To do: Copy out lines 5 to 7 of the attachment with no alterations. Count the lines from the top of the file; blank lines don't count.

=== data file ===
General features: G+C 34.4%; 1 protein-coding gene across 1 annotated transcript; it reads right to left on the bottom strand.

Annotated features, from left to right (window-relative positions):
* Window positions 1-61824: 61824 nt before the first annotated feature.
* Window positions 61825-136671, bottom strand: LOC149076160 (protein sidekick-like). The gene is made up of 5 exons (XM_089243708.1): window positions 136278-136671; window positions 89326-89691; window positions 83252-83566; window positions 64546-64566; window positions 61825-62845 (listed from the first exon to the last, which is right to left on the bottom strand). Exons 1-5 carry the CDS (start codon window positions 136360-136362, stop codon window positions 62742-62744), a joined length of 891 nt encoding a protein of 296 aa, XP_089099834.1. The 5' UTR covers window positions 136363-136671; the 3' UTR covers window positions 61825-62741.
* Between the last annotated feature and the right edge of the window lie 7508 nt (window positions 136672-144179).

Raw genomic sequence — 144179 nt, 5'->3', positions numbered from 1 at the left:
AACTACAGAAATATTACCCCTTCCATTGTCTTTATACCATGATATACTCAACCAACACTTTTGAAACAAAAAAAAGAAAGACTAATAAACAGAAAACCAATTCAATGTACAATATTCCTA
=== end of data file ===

* Between the last annotated feature and the right edge of the window lie 7508 nt (window positions 136672-144179).

Raw genomic sequence — 144179 nt, 5'->3', positions numbered from 1 at the left:
AACTACAGAAATATTACCCCTTCCATTGTCTTTATACCATGATATACTCAACCAACACTTTTGAAACAAAAAAAAGAAAGACTAATAAACAGAAAACCAATTCAATGTACAATATTCCTA